There is nothing like the smell of sauteed onions. (Nikki Kahn/The Washington Post)

Some cooks must not see it that way, however: Consider one of the hopefuls who submitted an entry to this year’s Smoke Signals Barbecue Sauce Recipe Contest. The first step of “No-Name Recipe No. 1” (ahem, not its real name): “Place the diced onion and garlic into a cold (unheated) saucepan, then set the stove to low heat. Sweat cook, stirring constantly, for about five minutes or until the onion is translucent. Note: Keep moving the onions and garlic around to prevent burning. If you hear a sizzling sound, add water one tablespoon at a time to prevent sticking or burning.”

Setting aside the notion that you can sweat raw diced onions in five minutes when you start with a cold pan, I’ll instead focus on the more troubling idea to me: cooking onions in a completely dry pan.

Personally, I had never heard of this approach. Neither had some of my colleagues here in the Food section. I thought it might be good to investigate the technique and provide some clarification on the difference between sweating, sauteing and caramelizing onions.

The reader who submitted this recipe specifically called for sweating the onions. Sweating is one of those terms that gets used and abused and misused, which is why I decided to consult with Larousse Gastronomique, the Oxford English Dictionary on culinary matters. According to Larousse, sweating means:

To cook vegetables (generally cut up small) in their own juices in a covered pan over a gentle heat, so that they become soft (but not brown). A little fat is usually used to begin the cooking process or more can be added for a rich result. The pan is covered during cooking, so the ingredients retain a certain amount of their natural moisture. Sweating is a popular alternative to sauteing or frying as a low-fat cooking method.

Sauteing, then, typically includes more fat. Again from Larousse, to saute means:

To cook meat, fish or vegetables in fat until brown, using a frying pan, a saute pan or even a heavy saucepan. Small items are cooked uncovered, but slightly thicker pieces (chicken, for example) sometimes need to be covered after browning, to complete the cooking. The process sometimes consists of frying food (which may be already cooked) while vigorously shaking the pan, which prevents it from sticking and ensures it is cooked on all sides. A sauce or gravy may be made by deglazing the cooking pan.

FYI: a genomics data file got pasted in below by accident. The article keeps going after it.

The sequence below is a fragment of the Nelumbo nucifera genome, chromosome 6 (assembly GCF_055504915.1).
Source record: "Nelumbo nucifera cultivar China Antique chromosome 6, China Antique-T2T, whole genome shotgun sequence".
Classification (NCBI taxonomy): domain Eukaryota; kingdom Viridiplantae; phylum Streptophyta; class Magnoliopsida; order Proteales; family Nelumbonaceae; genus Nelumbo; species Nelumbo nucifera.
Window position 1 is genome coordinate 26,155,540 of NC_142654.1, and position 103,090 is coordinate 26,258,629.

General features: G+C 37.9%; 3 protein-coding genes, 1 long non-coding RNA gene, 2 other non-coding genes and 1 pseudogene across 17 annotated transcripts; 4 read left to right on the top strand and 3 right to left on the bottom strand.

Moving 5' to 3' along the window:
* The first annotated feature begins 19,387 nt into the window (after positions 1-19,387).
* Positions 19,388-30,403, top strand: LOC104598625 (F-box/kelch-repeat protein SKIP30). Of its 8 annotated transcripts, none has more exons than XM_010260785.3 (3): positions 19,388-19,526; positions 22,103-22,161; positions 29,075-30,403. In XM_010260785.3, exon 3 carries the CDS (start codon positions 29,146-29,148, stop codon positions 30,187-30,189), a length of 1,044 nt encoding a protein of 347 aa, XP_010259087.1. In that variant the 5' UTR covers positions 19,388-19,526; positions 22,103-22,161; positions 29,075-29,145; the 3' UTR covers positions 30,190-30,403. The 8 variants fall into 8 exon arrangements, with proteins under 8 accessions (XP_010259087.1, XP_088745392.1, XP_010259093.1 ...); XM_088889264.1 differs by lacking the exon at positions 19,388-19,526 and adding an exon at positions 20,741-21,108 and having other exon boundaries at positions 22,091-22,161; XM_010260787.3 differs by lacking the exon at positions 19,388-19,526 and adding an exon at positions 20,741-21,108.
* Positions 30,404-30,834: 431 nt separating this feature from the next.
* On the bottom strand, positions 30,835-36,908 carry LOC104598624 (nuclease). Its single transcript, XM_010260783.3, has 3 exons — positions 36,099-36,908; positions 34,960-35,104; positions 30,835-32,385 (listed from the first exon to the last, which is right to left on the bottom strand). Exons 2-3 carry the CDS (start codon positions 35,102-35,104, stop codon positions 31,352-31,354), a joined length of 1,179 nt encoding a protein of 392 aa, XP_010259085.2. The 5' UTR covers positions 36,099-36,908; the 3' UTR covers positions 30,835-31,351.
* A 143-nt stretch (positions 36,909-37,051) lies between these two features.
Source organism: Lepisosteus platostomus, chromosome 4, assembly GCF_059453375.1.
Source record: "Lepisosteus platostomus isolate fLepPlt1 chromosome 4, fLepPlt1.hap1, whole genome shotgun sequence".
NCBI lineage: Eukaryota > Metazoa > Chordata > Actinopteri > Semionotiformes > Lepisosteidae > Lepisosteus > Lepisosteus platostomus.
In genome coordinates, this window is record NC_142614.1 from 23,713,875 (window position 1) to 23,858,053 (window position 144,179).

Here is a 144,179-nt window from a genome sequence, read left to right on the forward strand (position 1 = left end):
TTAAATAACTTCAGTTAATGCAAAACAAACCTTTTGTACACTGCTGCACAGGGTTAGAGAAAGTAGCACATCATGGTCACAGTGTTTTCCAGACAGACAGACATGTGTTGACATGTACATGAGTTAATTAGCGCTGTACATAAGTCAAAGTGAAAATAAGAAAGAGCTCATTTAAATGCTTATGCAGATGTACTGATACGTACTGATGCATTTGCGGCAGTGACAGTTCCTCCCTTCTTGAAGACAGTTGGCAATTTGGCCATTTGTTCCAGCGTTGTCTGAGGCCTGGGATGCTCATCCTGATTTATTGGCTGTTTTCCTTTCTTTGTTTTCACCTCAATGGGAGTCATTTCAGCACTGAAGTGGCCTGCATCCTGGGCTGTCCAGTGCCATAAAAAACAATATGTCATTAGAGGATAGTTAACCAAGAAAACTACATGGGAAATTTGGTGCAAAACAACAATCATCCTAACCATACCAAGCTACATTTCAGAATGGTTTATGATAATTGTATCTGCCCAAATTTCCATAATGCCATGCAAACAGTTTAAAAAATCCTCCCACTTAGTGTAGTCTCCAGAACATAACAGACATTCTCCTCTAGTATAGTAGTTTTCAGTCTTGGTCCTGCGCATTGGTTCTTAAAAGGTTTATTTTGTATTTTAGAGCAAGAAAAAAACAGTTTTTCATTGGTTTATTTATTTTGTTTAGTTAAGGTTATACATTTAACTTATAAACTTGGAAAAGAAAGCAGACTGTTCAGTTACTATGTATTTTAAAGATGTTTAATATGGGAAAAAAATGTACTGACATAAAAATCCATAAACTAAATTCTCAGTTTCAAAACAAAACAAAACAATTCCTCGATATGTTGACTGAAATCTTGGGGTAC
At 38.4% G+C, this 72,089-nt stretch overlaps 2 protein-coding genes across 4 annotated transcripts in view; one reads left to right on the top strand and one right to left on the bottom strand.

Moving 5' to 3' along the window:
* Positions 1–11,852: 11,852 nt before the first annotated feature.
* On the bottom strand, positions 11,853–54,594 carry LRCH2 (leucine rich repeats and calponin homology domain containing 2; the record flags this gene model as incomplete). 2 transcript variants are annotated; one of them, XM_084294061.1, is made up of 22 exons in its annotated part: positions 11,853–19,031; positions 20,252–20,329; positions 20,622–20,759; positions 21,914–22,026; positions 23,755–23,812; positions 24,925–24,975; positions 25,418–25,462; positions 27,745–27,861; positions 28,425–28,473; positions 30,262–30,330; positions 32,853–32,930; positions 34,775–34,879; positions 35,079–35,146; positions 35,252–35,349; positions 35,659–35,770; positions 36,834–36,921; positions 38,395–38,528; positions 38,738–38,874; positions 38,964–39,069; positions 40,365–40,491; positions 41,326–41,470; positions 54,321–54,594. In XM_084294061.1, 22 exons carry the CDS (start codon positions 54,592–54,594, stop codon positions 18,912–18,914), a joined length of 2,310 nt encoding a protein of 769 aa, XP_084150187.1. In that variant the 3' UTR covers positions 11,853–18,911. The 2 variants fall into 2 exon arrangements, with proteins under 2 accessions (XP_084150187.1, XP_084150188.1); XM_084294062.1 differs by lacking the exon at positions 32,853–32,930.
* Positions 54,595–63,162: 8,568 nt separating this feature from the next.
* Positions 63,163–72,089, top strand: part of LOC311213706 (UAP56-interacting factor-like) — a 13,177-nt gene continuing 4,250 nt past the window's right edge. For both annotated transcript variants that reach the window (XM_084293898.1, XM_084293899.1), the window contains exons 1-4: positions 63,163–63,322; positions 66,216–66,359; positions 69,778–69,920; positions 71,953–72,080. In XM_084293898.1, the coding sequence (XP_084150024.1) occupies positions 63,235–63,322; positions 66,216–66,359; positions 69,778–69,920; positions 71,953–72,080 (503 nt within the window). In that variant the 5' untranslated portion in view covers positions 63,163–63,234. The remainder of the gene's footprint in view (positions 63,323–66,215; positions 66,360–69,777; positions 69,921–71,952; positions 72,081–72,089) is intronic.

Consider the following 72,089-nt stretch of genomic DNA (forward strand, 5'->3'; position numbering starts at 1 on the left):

Caramelization is another process altogether. According to Larousse, caramelization is a specific technique when referring to vegetables:

Certain vegetables, such as small onions, carrots or turnips, are “glazed” — or lightly caramelized — by being heated with some sugar and a small quantity of water or butter in a saucepan.

(Incidentally, the so-called “caramelization” of meats is actually something more complex, a process called the Maillard Reaction, named after French physician Louis Camille Maillard who discovered it. According to the eminent food chemist Harold McGee, “Maillard flavors are more complex and meaty than caramelized flavors, because the involvement of amino acids adds nitrogen and sulfur atoms to the mix of carbon, hydrogen, and oxygen, and produces new families of molecules and new aromatic dimensions.” Here endeth the geek lesson.)

So where does that leave our good barbecue sauce entrant? The idea of sweating onions in a fat-less, water-less pan falls under none of these categories. It would seem to be a new, non-fat cooking category all its own, and let me tell you, it takes a long time to soften raw onions in a dry pan under low heat. I spent a good 20 to 25 minutes stirring those silly diced onions, almost willing them to turn translucent. After 25 minutes, with some crunch still hanging on the onions, I finally gave in and just proceeded with the rest of the recipe.

Worst of all, the dry-pan onions produced none of the aromatics that make the kitchen smell so heavenly. Dis-spiriting indeed.